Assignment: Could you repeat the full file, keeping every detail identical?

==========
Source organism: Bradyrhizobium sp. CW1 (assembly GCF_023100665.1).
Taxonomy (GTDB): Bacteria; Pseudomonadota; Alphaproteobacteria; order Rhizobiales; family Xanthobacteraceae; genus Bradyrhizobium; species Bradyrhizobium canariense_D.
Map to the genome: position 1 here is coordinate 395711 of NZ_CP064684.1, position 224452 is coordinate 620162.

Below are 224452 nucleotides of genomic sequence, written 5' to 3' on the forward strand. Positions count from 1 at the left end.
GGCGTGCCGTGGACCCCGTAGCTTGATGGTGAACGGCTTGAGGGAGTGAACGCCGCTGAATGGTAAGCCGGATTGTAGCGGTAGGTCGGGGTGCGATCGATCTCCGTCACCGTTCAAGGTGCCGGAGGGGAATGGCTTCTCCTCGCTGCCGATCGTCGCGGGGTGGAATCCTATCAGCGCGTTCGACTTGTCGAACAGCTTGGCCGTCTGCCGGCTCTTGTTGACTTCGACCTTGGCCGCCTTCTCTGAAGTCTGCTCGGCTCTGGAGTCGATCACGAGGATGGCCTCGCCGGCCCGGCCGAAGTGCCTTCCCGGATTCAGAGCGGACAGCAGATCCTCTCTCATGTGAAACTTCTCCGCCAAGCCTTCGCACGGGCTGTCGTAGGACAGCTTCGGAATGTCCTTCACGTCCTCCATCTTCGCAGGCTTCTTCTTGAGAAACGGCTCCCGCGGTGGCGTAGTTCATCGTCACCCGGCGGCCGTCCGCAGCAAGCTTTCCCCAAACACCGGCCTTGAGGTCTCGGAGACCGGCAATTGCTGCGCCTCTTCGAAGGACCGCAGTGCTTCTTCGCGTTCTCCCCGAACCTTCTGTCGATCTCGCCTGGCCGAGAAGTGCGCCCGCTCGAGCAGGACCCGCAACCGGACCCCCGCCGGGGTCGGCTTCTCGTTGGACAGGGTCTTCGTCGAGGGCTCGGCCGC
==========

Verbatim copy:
Source organism: Bradyrhizobium sp. CW1 (assembly GCF_023100665.1).
Taxonomy (GTDB): Bacteria; Pseudomonadota; Alphaproteobacteria; order Rhizobiales; family Xanthobacteraceae; genus Bradyrhizobium; species Bradyrhizobium canariense_D.
Map to the genome: position 1 here is coordinate 395711 of NZ_CP064684.1, position 224452 is coordinate 620162.

Below are 224452 nucleotides of genomic sequence, written 5' to 3' on the forward strand. Positions count from 1 at the left end.
GGCGTGCCGTGGACCCCGTAGCTTGATGGTGAACGGCTTGAGGGAGTGAACGCCGCTGAATGGTAAGCCGGATTGTAGCGGTAGGTCGGGGTGCGATCGATCTCCGTCACCGTTCAAGGTGCCGGAGGGGAATGGCTTCTCCTCGCTGCCGATCGTCGCGGGGTGGAATCCTATCAGCGCGTTCGACTTGTCGAACAGCTTGGCCGTCTGCCGGCTCTTGTTGACTTCGACCTTGGCCGCCTTCTCTGAAGTCTGCTCGGCTCTGGAGTCGATCACGAGGATGGCCTCGCCGGCCCGGCCGAAGTGCCTTCCCGGATTCAGAGCGGACAGCAGATCCTCTCTCATGTGAAACTTCTCCGCCAAGCCTTCGCACGGGCTGTCGTAGGACAGCTTCGGAATGTCCTTCACGTCCTCCATCTTCGCAGGCTTCTTCTTGAGAAACGGCTCCCGCGGTGGCGTAGTTCATCGTCACCCGGCGGCCGTCCGCAGCAAGCTTTCCCCAAACACCGGCCTTGAGGTCTCGGAGACCGGCAATTGCTGCGCCTCTTCGAAGGACCGCAGTGCTTCTTCGCGTTCTCCCCGAACCTTCTGTCGATCTCGCCTGGCCGAGAAGTGCGCCCGCTCGAGCAGGACCCGCAACCGGACCCCCGCCGGGGTCGGCTTCTCGTTGGACAGGGTCTTCGTCGAGGGCTCGGCCGC